The Mahabharata refers to a tradition of religious epic, which has lived in various cultural niches including written, oral, vernacular, and Sanskrit. It has existed for over two thousand years in South and Southwest Asia (Fitzgerald, 52). It has played a chief role as a sacred scripture in defining the Hindu world and culture. The Mahabharata is dramatized by puppets, dancers, and actors for entertaining the audience. In addition, it serves as part of festivals and rituals of the Hindu community. During the 1990s, the Mahabharata was broadcast in the Indian Television and had many viewers (Fitzgerald, 52). The Mahabharata is centrally about three great Hindu “aims of life” these include dharma (social and moral law/duty/ ethic/responsibility), artha (profit, political power, material gain), and moksha (spiritual liberation from rebirth).
The written Sanskrit Mahabharata was promulgated in Northern India around 300 and 450 CE, about the time of the Gupta Empire. This written work is a regular topic of discussion. The Mahabharata went through the stage of the classical heroic epic and was partially transformed into a religious educational epopee. The Mahabharata is a unique epic as it combines the features of all key three main stages of historical development. The anti-Mauryan holds that proper reign should be brahmanya (Fitzgerald, 53). This implies that proper rule should be based on respect for the unique priority of Brahma in determining the cultural, social, and political concerns. Governance and its inherent violence are unsuitable for people of the most sophisticated natures and responsibilities.
The Mahabharata developed as a response to the damage that caused by the rise of empires at Pataliputra and the heathen religions between 300 and 100 BCE. The ‘aims of life’ described in Mahabharata inspire the basis for living a good life in society in a good polity. In Mahabharata, good polity is protected whether the king exists or not (artha). The king, in Mahabharata, exerts the rod of force as the imposition of punishment and his army. The king is self-restrained and energetic and follows the guidance of Brahmans, whom he preserves from harm and supports materially (Fitzgerald, 54). One of the ways that the King prevents Brahmans from harm is by ensuring that people in society make four different forms of contribution to the whole. The society is characterized by the existence of Brahmans, the unseen, essential reality of the world. The hymns of the Vedas elaborate this. The mode of the ruling is passed by a word of mouth from one generation to another. According to Fitzgerald (54), rulers guarantee the general welfare and prosperity of society in life and after death. In this case, the good society has special men known as Ksatriyas, who are the rulers and warriors (armed force). Rulers and warriors protect the society. The ordinary people are the basic economic producers of the society.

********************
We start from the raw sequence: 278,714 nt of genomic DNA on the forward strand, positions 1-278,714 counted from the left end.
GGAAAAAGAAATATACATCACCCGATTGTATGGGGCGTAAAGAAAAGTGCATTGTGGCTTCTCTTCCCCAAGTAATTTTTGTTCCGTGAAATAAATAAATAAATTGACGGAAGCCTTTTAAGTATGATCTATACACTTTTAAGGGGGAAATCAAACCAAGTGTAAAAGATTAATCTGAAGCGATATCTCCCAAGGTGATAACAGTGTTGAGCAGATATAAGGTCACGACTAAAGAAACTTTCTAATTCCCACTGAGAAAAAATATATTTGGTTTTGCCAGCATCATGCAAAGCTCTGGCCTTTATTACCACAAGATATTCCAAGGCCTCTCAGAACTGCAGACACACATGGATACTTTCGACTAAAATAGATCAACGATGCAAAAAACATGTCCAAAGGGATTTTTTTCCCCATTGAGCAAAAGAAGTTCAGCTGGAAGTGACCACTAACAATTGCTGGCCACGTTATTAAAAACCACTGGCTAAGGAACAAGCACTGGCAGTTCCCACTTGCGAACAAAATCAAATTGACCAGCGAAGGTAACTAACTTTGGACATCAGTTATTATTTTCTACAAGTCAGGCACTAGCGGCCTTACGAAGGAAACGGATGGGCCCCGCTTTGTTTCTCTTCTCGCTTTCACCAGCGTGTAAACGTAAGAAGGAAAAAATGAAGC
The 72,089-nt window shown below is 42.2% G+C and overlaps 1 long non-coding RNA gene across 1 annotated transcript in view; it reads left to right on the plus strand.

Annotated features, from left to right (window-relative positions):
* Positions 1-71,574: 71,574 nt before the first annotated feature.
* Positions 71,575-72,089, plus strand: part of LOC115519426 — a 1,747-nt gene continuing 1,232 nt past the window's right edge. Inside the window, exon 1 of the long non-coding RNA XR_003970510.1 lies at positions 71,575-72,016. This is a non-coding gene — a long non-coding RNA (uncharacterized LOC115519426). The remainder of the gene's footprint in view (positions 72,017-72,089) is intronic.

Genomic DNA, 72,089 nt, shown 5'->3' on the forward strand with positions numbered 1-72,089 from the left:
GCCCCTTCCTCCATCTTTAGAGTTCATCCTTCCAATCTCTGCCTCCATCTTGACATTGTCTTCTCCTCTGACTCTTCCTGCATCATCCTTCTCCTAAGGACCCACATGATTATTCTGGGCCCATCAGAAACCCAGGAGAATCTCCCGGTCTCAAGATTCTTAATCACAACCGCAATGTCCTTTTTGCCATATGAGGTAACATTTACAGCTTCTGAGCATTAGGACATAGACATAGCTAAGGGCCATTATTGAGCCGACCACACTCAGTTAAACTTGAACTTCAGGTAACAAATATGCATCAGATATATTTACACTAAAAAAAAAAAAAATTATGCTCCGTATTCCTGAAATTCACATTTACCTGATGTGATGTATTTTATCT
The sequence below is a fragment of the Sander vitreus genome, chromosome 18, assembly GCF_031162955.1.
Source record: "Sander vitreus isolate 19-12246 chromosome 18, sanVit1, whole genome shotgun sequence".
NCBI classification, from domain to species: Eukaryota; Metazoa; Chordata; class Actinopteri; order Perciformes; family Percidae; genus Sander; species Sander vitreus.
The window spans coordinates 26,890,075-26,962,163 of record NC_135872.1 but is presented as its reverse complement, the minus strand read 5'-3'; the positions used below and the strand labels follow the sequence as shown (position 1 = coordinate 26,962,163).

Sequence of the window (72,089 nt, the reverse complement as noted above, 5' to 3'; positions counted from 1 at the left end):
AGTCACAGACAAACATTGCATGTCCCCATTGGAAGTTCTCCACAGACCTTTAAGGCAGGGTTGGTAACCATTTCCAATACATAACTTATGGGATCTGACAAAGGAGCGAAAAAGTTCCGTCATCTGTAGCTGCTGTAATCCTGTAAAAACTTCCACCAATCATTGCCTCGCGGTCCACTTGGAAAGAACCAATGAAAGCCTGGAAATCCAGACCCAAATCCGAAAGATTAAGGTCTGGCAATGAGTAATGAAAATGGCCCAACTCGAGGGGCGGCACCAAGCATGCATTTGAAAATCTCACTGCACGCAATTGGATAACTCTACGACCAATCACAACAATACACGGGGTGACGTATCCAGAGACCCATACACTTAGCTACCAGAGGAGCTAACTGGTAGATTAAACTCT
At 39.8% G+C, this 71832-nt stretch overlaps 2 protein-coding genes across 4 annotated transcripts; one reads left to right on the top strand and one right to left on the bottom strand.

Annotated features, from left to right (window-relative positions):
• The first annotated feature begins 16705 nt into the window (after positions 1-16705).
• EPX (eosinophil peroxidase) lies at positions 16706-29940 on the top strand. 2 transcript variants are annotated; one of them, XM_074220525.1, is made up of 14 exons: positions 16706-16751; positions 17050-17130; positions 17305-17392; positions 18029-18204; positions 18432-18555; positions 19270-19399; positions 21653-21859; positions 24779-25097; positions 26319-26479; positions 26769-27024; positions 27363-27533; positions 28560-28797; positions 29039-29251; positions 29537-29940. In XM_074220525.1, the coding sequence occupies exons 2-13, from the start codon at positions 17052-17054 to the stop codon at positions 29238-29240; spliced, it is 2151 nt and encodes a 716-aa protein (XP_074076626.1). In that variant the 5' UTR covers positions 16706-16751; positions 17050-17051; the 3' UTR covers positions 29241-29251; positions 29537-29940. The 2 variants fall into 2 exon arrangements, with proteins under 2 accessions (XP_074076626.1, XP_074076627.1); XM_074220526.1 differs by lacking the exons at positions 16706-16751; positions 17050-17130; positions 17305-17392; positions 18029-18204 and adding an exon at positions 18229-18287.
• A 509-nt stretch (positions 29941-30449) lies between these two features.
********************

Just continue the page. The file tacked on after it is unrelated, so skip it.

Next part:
People are expected to use effective ritual formulas of the rites of divine worship of Brahmans Veda. Sudra is an order who do not necessarily use the religious services of Brahmans directly. However, they contribute to the general social role by obeying the services of the higher orders. The king is charged with the responsibility of keeping engaged in their own legitimate kinds of work. At times, people fail to perform their appropriate work by doing the tasks of others. This is opposite to the writings of Mahabharata. The legitimate work is referred to as (dharma). When people fail to perform their right work, the orders in the society become indistinct and break down. In fact, at times they cease to exist (Fitzgerald, 55). The outcome of the mixture leads to a disappearance of the Brahmans as a distinct group making a valuable and good contribution to the social wellbeing. When one performs what Vedic rites require, he or she accumulates merit. This gives one benefits and guarantees good life after death. This is the vision by most people as life in a heavenly world, regarded as a good rebirth (moksha).
The rhetoric of the Mahabharata mostly directed as rulers and warriors, as well as, the good life for them involved gaining riches and glory, dying bravely of wounds in battles and wars, and going to heaven. The Mahabharata lays down the foundations of Hinduism. According to Bhagavad Gita, “as moths speeding full tilt to their demise fly right into a fire,” so have men rushed to the war. The war is the mouth of god eagerly devouring the whole world and everyone in it” (Fitzgerald, 74). This is a different opinion from that in Mahabharata.
Dharma is a subtle thing in the Mahabharata. Sometimes, dharma comes into conflict with artha, and the results are not good. The clan of Krishna Vasudeva illustrates this. After the end of the war, people slaughtered each other (Fitzgerald, 68). A similar case is represented by the plague of evil for Indra after killing Vitra.
Moksha is easy to define but difficult to achieve. There are different methods through which Krishna teaches Arjuna about how to gain moksha. One is that of action ((Karma Yoga). This means being intent on actions. Another method is that of knowledge (Jnana Yoga). This comes in the form of being able of differentiating between what is true and what is not. The other method is that of devotion (Bhakti Yoga). This comes in the form of an entire loving devotion to Krishna.
In the modern content, the salvaging the treatment of dharma by Mahabharata, as well as, Gita’s treatment of moksha is important as they would make individuals do what is right (ethics). They are all relevant in Hinduism.
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